The teams in the NFC North seem to be on a collision course for each other, but not really anyone else in the league. The only regularly competitive team in this division is the Green Bay Packers, who end up in the playoffs most years, but haven’t been able to close it out since 2011. The Packers aren’t the only team in the division, although that isn’t the story, depending on who you ask. There’s usually a clear winner and this year is shaping up to see Aaron Rodgers and the Packers run the table another time. But don’t count out the other teams just yet. Except maybe the Bears. You can probably count them out.
As stated above, the Packers are likely to run the table again this year. With one of the top quarterbacks in the game and a seasoned coach who knows how to win, the team gets good reviews every year. This offseason, they added a monster tight end, luring Martellus Bennett away from the Patriots. They lost a decent tight end and added a Black Unicorn. His words, not mine. Although, he is a special player who most teams would give at least a pinkie finger to sign.
The team was relatively quiet otherwise, other than losing 7 free agents. Eddie Lacy left, which didn’t seem to hurt anyone’s feeling, but some of the others might hurt, including safety Micah Hyde, a dynamic young safety who moved on to join the Bills. They also lost right guard T.J. Lang to their division rivals, the Detroit Lions. As everyone knows, it’s never good to lose a lineman, especially when you lose your center as well. Speaking of which, center J.C. Tretter left as well. The Packers have some work to do to protect Aaron Rodgers. If they can, they’ll be solid as usual.
The Minnesota Vikings had a great start to their 2016 season, despite the loss of their starting QB Teddy Bridgewater, and addition of question mark-QB Sam Bradford. The questions were quickly answered, as Bradford took ownership of the team and ended up with the best year of his career, completing 71.6% for 3,877 yards.
Regardless of Bradford’s success, the Vikings just couldn’t break through to overcome the Detroit Lions and take second place in the division. If the defense can play up to their full potential, the Vikings can challenge for that number two spot, and possibly give the Packers dynasty a run for their money.
Last year, the Lions managed to finish second in the division, earning a wild card spot. They’re really trying to get rid of that tarnished image that has plagued them for decades. They finally have a franchise quarterback and a solid receiving corp. If they can find some solutions to the defensive inconsistency, they may actually silence some of those naysayers. Not all of them because they are the Lions, after all. You can never please all of the people all the time.
With Stafford’s record-setting 8 late-game comeback wins in 2016, the Lions looked like they were in prime pouncing position to make a solid run for first place. But unfortunately, the rest of the team couldn’t keep up. Common sense says that if your whole team plays to that level, you wouldn’t have to make late-game comebacks. This year, the Lions have some renewed hope, having picked up some skill players in several positions, not just focusing on one area of the field. With the new blood on the field and promising young running back Zack Zenner, the Lions are able to surprise people. If they choose to do it. If last year was any indication, head coach Jim Caldwell won’t refocus his attention appropriately to the run game. Maybe Jim Bob Cooter can talk some sense into him.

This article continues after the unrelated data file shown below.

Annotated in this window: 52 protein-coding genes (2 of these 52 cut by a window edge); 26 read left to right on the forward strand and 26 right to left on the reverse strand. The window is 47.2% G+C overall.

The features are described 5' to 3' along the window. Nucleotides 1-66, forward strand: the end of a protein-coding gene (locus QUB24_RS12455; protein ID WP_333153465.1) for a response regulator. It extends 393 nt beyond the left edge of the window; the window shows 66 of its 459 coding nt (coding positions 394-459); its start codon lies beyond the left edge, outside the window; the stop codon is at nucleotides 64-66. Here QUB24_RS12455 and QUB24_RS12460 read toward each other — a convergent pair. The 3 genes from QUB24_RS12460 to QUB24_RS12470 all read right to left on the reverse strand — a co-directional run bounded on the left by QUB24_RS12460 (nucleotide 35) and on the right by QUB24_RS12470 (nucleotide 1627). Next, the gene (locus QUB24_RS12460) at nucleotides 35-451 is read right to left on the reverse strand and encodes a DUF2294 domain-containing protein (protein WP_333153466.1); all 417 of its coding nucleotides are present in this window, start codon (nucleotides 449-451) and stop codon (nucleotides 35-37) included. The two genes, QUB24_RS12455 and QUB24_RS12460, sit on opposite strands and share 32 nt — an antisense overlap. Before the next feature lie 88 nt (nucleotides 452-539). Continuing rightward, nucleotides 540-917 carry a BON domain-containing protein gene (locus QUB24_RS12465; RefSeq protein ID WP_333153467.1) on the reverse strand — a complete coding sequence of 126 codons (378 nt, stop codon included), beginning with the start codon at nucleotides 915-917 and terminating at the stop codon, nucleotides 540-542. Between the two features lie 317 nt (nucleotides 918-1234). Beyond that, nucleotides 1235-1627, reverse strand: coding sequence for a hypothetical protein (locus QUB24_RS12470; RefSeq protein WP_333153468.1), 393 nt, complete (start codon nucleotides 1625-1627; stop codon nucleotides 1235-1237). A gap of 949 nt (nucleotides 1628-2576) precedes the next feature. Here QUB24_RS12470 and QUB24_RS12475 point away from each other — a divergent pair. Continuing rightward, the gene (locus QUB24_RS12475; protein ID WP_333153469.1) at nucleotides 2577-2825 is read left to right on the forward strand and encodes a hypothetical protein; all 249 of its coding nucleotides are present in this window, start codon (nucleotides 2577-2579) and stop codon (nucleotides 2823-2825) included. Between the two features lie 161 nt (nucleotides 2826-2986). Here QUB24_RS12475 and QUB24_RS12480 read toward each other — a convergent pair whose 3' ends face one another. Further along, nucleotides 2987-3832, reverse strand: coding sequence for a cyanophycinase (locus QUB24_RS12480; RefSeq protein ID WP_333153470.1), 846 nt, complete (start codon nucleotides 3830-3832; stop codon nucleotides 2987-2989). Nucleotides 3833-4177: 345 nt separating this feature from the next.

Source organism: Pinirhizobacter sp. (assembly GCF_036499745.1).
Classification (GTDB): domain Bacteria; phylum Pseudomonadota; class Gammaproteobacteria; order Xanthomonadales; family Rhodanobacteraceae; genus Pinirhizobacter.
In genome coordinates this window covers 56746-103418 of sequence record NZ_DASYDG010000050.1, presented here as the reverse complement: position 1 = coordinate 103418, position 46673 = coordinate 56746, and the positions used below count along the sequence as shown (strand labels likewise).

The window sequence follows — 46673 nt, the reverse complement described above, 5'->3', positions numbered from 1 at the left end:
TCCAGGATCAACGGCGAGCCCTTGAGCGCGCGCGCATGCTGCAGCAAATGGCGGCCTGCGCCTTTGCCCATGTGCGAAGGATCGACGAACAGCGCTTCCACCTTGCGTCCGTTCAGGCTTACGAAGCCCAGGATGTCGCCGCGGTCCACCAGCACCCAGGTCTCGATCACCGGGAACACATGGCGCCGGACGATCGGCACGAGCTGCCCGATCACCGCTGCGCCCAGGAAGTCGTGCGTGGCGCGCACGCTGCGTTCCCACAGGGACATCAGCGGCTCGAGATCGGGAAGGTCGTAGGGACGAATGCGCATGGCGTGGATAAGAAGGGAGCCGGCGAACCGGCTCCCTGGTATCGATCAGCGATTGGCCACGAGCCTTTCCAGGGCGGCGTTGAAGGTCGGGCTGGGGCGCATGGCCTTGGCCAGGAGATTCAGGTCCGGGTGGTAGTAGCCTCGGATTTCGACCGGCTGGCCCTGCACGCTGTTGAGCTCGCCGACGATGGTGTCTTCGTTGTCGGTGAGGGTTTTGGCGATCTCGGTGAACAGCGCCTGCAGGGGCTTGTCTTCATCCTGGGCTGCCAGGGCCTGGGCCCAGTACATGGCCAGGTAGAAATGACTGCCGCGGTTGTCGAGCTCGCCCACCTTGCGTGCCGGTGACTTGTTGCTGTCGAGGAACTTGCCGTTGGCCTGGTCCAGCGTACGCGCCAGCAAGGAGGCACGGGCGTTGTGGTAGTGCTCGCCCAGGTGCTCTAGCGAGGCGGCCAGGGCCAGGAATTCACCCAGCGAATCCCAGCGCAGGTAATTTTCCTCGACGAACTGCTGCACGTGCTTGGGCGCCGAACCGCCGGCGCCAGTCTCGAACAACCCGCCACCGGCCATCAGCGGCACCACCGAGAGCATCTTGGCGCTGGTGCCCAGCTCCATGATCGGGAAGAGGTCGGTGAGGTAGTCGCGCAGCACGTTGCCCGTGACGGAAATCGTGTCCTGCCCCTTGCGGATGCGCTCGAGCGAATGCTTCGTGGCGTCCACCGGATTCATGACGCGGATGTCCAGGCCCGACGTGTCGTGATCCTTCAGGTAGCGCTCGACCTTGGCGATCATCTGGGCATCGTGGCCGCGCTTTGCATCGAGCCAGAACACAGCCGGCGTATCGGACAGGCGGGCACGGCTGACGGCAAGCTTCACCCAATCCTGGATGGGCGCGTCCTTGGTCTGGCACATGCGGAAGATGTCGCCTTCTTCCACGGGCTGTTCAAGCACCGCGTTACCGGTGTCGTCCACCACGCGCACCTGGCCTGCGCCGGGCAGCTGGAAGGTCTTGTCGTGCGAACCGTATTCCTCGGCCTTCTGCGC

The bottom of the barrel, this once great football force has become anything but. The Bears had an 8-0 start not too long ago, but haven’t been able to return to that glory since. They drop another couple of games every year, the last couple of seasons looking miserable. They lost their best receiver, Alshon Jeffery, leaving them with, well, we’re not sure. They have a new QB in Mike Glennon, who spent the last few years sitting behind Jameis Winston in Tampa. Is he a starter? Who knows, the Bears haven’t had much luck in that area to speak of. Not for a few decades, anyway.
Given the strength of their division rivals, Da Bears will have another rough go of it this year. The outlook is grim for the foreseeable future, but you never know. Lightning might strike. We can count on them having another top 10 draft pick next year, that’s for sure.
First Place – Anyone would be hard-pressed to go against Aaron Rodger and the Packers. They have a big new tight end to target, but their secondary was an issue last year. Maybe the personnel changes will rejuvenate the team and bump them back to elite status. Right now, they’re good enough for the best in the north
Second Place – It is difficult to say whether the Lions can inch out the Vikings again, but I think they can. Matthew Stafford has shown that he is a closer, but the rest of the team has to help him out. Eric Ebron has guaranteed a good season and if he delivers and the Lions decide to give Stafford’s arm a break by handing the ball off, they a good chance to make it back to the post-season.
Third Place – Losing a dog fight with the Lions, the Vikings will take third again and narrowly miss the playoffs. As long as Teddy Bridgewater doesn’t step back in, the team might still surprise everyone and pull into second. If he’s back, it’s an easy fall to third. His only target, Adrian Peterson, is gone. So he won’t know what to do with the ball.
Fourth Place – Do we really need to beat up the Bears any more? It’ll be another season in the basement for Chicago. Maybe they’ll have better draft next year. Or maybe Mitchell Trubisky will make the 49ers regret trading down. After all, he could be the next Dak Prescott. Probably not.
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